So, this past week we did not have class, as we were presenting our webinars as well as attending the webinars of our classmates. I greatly enjoyed this chance to see the different ways people approached our limited (2) choices of “topics” for the webinars (copyright OR underserved populations). There was quite a diversity of options despite the limit on the broader topics, and I loved getting to see what both the presenters and the other participants thought about these topics.

I attended webinars that discussed college students with LD (such as ADHD, dyslexia, etc), young professionals in the public library, libraries as incubators, and assistive technologies for patrons with LD (screen readers, etc). I had rarely considered the issues facing college students LD, I’m embarrassed to admit, but I know have some perspective on things I need to learn about and consider when I began my work in academic libraries – libraries are a difficult environment for any new college student, and LD just makes it that much harder. I also had never thought about “young professionals” (or myself) as an underserved population in public libraries, but it makes some sense when I think about library programming and how little I use it (but how much I would love some of the programs this group discussed in their webinar!). All in all, these different webinars all taught me something, and it was more than just about how to put on (or not put on) a webinar, so I would say all were a success!

On the subject of my own group’s webinar: I found this exercise to be quite difficult. Not the planning/scripting of the webinar (this was very much, to me, like a combination between a traditional presentation and a workshop – what I found difficult was the execution. Luckily, I had two group members there with me to help balance out the workload of running a webinar. However, after doing it, I can say that I have no idea how (or why) someone would approach facilitating a webinar on their own. During the portion of the webinar where I was presenting (speaking), I could not pay attention to anything else on the screen – I managed to catch a couple of the chat messages, but I definitely had to go back after the webinar and read through the chat log in the archived version in order to see what was going on. I know that this type of multitasking would come with practice, but, I also feel like the ‘webinar’ is not always set up to make the best use of the resources available. One of the comments on my last blog post, where I was lamenting un-innovative webinar formats, pointed to a technique for doing webinars as a sort of flipped classroom, where the students do a lot of up-front reading and then decide what activities/discussion will take place using the tools that the webinar software provides. This sounds like a great idea for distance/online learning, but what about for one-shot webinars? It seems ridiculous to ask someone to do a ton of reading to prepare for what is essentially a one-shot workshop, but I feel like it could greatly help with using the technology to greater effect.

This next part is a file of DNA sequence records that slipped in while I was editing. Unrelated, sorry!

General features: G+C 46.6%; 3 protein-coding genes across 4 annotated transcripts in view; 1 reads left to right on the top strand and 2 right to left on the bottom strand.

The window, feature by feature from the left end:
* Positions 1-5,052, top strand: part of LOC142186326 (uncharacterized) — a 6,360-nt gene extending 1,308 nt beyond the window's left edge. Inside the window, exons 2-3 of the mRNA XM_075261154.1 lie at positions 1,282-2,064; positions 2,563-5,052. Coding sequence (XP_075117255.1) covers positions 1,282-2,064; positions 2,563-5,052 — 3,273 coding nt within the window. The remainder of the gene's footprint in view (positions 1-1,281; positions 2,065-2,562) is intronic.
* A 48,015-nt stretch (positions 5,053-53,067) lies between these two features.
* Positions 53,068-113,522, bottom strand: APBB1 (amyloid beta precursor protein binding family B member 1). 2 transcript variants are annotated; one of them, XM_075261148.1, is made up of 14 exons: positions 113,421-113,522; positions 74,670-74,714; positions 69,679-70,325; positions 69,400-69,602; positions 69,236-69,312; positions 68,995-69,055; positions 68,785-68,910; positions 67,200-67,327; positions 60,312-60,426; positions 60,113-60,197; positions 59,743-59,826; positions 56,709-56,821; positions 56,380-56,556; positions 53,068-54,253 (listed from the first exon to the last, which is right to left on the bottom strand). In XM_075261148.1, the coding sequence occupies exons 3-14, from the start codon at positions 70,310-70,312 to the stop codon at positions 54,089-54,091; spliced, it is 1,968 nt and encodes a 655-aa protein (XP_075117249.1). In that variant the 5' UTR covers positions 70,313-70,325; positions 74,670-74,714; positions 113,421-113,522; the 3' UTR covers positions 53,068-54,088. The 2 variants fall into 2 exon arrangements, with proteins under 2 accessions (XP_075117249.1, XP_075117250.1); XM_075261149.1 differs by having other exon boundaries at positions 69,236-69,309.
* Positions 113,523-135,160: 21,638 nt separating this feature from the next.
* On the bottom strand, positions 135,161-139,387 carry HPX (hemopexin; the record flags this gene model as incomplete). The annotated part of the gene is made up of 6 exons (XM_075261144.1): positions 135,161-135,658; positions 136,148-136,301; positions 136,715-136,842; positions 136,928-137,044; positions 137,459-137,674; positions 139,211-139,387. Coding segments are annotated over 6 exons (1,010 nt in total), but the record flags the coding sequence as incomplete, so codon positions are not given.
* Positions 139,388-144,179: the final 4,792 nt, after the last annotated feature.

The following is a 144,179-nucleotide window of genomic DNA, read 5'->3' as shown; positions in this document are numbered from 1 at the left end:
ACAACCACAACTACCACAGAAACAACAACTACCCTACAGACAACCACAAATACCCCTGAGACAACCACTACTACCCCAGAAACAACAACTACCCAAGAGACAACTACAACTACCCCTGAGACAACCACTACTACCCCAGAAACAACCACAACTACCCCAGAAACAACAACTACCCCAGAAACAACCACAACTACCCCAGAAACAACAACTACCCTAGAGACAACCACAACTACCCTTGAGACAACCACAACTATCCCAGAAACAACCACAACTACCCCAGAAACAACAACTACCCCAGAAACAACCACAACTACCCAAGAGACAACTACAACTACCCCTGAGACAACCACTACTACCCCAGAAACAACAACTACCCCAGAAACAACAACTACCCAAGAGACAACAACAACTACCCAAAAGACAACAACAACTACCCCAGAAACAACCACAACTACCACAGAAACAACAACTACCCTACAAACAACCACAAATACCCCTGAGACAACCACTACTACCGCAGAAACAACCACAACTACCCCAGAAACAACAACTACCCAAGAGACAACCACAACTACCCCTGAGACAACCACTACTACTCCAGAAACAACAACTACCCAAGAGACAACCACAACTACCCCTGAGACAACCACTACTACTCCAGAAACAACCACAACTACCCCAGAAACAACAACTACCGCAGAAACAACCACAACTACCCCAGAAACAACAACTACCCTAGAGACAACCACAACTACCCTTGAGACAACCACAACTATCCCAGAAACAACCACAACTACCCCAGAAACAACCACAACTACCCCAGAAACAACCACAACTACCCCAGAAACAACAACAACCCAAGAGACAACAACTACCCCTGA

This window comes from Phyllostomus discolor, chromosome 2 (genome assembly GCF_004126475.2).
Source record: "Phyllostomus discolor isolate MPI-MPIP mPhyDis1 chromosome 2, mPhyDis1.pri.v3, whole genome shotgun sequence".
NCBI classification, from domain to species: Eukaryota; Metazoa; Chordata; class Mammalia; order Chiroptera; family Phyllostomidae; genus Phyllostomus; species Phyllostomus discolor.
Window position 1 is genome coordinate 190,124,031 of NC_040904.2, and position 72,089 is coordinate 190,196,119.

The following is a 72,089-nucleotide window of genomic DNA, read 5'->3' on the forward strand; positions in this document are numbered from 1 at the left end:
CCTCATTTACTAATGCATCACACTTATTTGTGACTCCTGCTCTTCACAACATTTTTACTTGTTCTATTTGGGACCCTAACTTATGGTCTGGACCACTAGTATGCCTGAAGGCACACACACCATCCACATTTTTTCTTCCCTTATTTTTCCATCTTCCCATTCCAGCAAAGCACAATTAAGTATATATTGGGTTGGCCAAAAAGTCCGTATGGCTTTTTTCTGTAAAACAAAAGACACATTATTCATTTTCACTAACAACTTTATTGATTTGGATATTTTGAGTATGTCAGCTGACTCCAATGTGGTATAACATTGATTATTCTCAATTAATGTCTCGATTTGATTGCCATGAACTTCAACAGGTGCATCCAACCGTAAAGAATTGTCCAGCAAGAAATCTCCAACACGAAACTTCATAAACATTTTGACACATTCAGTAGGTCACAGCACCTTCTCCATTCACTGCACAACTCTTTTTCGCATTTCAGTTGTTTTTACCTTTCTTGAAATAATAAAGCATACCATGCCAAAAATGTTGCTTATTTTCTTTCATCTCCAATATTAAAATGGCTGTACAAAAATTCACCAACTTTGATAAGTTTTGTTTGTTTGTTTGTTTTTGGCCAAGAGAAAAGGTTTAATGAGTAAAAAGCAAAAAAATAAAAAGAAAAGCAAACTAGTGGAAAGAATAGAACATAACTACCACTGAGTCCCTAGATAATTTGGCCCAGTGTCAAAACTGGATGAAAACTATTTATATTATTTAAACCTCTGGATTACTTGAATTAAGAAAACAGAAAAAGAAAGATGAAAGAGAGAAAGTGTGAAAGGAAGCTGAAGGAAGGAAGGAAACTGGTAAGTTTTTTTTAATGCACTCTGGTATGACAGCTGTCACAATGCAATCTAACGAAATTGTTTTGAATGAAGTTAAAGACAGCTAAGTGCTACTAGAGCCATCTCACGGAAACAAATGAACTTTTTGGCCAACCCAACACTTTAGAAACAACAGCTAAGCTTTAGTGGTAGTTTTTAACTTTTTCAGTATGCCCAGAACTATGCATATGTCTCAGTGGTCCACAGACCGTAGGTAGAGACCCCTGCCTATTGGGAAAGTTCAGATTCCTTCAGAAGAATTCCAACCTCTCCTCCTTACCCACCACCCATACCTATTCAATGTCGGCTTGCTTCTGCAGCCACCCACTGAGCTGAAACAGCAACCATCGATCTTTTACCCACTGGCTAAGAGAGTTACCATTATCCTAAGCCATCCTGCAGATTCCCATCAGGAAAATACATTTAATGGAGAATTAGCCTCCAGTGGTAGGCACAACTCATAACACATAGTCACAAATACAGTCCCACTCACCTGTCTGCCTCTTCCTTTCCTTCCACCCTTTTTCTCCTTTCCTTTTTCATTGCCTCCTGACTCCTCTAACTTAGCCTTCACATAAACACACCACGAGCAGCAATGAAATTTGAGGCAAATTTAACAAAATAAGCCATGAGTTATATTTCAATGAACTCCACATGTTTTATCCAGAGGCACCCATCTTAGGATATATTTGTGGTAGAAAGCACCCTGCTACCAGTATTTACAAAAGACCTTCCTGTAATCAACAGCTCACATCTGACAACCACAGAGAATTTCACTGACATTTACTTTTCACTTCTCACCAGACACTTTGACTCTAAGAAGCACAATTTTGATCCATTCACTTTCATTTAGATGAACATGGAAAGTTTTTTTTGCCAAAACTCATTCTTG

About rclement643

I am currently a graduate student at University of Michigan's School of Information. This blog is being kept as a place for reflections on the readings for the class
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1 Response to Webinars!

  1. northernwood says:

    Focusing on the presentation and at the same time communicating with the participants is very difficult. When I first checked out the webinar, I also found the un-innovative format quite unappealing.

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